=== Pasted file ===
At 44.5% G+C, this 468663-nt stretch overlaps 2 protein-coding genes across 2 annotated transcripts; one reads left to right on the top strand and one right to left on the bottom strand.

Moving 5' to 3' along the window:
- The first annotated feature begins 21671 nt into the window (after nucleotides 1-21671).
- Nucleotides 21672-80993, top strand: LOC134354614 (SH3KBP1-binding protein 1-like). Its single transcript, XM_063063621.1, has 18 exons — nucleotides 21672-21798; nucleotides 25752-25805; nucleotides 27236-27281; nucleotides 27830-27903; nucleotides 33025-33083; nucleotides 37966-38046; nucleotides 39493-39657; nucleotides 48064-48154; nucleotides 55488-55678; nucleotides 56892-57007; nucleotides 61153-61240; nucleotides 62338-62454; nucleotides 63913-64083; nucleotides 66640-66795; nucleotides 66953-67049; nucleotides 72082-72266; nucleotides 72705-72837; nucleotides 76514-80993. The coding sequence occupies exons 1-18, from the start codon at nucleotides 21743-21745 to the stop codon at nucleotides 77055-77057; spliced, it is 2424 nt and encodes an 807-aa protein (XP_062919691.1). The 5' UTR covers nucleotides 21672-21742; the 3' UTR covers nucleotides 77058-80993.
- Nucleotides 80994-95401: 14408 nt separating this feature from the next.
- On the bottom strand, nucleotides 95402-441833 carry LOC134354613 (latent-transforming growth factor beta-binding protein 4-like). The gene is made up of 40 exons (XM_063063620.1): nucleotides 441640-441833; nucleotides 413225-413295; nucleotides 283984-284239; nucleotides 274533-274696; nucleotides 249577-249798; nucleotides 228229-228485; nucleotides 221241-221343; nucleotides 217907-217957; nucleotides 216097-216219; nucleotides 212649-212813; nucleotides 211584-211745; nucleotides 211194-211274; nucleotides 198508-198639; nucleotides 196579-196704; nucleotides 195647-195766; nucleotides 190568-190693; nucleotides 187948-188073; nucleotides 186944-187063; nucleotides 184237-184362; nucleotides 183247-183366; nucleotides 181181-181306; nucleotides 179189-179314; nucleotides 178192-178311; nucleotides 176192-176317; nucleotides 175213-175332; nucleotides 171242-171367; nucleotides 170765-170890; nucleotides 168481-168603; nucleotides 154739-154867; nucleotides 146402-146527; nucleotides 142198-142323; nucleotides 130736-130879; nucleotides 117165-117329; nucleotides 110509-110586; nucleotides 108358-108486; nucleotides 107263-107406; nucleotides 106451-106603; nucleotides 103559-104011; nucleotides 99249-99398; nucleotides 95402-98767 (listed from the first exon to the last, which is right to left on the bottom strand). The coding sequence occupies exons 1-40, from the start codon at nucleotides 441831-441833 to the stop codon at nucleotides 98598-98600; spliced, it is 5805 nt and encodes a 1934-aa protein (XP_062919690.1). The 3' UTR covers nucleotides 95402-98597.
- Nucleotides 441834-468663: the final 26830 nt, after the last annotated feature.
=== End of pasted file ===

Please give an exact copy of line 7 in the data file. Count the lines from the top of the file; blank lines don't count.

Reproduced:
- Nucleotides 441834-468663: the final 26830 nt, after the last annotated feature.